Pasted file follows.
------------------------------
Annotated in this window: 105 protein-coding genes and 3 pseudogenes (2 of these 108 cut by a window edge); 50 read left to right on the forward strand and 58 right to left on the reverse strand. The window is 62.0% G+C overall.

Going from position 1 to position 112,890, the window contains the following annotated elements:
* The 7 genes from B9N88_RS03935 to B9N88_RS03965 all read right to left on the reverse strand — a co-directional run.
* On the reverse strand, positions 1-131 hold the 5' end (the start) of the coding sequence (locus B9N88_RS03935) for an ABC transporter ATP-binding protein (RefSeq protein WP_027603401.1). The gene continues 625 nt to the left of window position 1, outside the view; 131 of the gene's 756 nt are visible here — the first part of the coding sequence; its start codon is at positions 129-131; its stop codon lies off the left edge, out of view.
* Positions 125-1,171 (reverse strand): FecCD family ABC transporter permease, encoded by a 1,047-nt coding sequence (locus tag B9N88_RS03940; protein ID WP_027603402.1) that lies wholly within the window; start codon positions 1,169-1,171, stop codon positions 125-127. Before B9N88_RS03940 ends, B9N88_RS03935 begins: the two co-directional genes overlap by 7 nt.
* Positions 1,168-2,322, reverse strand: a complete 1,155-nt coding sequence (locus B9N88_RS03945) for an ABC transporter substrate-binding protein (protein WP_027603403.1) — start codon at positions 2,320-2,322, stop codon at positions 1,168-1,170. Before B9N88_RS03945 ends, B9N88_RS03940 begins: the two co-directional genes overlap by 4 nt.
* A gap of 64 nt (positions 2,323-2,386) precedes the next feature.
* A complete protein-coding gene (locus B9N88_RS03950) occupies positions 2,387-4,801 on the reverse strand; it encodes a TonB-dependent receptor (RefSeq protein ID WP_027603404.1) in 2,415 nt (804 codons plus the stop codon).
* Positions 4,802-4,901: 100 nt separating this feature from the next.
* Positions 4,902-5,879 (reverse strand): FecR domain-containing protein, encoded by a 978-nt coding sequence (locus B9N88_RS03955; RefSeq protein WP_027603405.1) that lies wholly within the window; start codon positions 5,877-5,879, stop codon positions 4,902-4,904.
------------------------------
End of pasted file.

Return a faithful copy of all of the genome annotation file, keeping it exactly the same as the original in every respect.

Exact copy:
Annotated in this window: 105 protein-coding genes and 3 pseudogenes (2 of these 108 cut by a window edge); 50 read left to right on the forward strand and 58 right to left on the reverse strand. The window is 62.0% G+C overall.

Going from position 1 to position 112,890, the window contains the following annotated elements:
* The 7 genes from B9N88_RS03935 to B9N88_RS03965 all read right to left on the reverse strand — a co-directional run.
* On the reverse strand, positions 1-131 hold the 5' end (the start) of the coding sequence (locus B9N88_RS03935) for an ABC transporter ATP-binding protein (RefSeq protein WP_027603401.1). The gene continues 625 nt to the left of window position 1, outside the view; 131 of the gene's 756 nt are visible here — the first part of the coding sequence; its start codon is at positions 129-131; its stop codon lies off the left edge, out of view.
* Positions 125-1,171 (reverse strand): FecCD family ABC transporter permease, encoded by a 1,047-nt coding sequence (locus tag B9N88_RS03940; protein ID WP_027603402.1) that lies wholly within the window; start codon positions 1,169-1,171, stop codon positions 125-127. Before B9N88_RS03940 ends, B9N88_RS03935 begins: the two co-directional genes overlap by 7 nt.
* Positions 1,168-2,322, reverse strand: a complete 1,155-nt coding sequence (locus B9N88_RS03945) for an ABC transporter substrate-binding protein (protein WP_027603403.1) — start codon at positions 2,320-2,322, stop codon at positions 1,168-1,170. Before B9N88_RS03945 ends, B9N88_RS03940 begins: the two co-directional genes overlap by 4 nt.
* A gap of 64 nt (positions 2,323-2,386) precedes the next feature.
* A complete protein-coding gene (locus B9N88_RS03950) occupies positions 2,387-4,801 on the reverse strand; it encodes a TonB-dependent receptor (RefSeq protein ID WP_027603404.1) in 2,415 nt (804 codons plus the stop codon).
* Positions 4,802-4,901: 100 nt separating this feature from the next.
* Positions 4,902-5,879 (reverse strand): FecR domain-containing protein, encoded by a 978-nt coding sequence (locus B9N88_RS03955; RefSeq protein WP_027603405.1) that lies wholly within the window; start codon positions 5,877-5,879, stop codon positions 4,902-4,904.